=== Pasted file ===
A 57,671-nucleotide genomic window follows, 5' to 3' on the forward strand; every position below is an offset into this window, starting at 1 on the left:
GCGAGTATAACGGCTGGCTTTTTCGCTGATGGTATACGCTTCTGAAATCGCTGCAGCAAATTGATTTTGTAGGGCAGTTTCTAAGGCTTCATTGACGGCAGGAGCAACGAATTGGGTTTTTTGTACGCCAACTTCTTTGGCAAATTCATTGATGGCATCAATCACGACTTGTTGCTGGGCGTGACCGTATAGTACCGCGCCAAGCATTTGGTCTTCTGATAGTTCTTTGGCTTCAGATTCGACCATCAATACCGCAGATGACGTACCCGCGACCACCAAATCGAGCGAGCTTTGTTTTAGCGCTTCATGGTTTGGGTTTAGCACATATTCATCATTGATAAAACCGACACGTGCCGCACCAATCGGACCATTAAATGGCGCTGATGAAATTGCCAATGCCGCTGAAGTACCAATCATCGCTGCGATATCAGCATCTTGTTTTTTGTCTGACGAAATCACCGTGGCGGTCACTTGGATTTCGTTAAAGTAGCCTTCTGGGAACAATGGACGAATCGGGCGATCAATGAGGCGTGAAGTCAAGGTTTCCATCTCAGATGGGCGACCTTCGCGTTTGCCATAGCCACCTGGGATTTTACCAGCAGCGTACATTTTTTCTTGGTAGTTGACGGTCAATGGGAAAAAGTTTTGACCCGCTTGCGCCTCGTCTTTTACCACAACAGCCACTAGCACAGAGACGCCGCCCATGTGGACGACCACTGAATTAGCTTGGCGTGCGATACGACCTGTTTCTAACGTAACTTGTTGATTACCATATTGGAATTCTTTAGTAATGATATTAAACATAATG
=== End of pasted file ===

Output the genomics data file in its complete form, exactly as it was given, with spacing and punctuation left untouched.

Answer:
A 57,671-nucleotide genomic window follows, 5' to 3' on the forward strand; every position below is an offset into this window, starting at 1 on the left:
GCGAGTATAACGGCTGGCTTTTTCGCTGATGGTATACGCTTCTGAAATCGCTGCAGCAAATTGATTTTGTAGGGCAGTTTCTAAGGCTTCATTGACGGCAGGAGCAACGAATTGGGTTTTTTGTACGCCAACTTCTTTGGCAAATTCATTGATGGCATCAATCACGACTTGTTGCTGGGCGTGACCGTATAGTACCGCGCCAAGCATTTGGTCTTCTGATAGTTCTTTGGCTTCAGATTCGACCATCAATACCGCAGATGACGTACCCGCGACCACCAAATCGAGCGAGCTTTGTTTTAGCGCTTCATGGTTTGGGTTTAGCACATATTCATCATTGATAAAACCGACACGTGCCGCACCAATCGGACCATTAAATGGCGCTGATGAAATTGCCAATGCCGCTGAAGTACCAATCATCGCTGCGATATCAGCATCTTGTTTTTTGTCTGACGAAATCACCGTGGCGGTCACTTGGATTTCGTTAAAGTAGCCTTCTGGGAACAATGGACGAATCGGGCGATCAATGAGGCGTGAAGTCAAGGTTTCCATCTCAGATGGGCGACCTTCGCGTTTGCCATAGCCACCTGGGATTTTACCAGCAGCGTACATTTTTTCTTGGTAGTTGACGGTCAATGGGAAAAAGTTTTGACCCGCTTGCGCCTCGTCTTTTACCACAACAGCCACTAGCACAGAGACGCCGCCCATGTGGACGACCACTGAATTAGCTTGGCGTGCGATACGACCTGTTTCTAACGTAACTTGTTGATTACCATATTGGAATTCTTTAGTAATGATATTAAACATAATG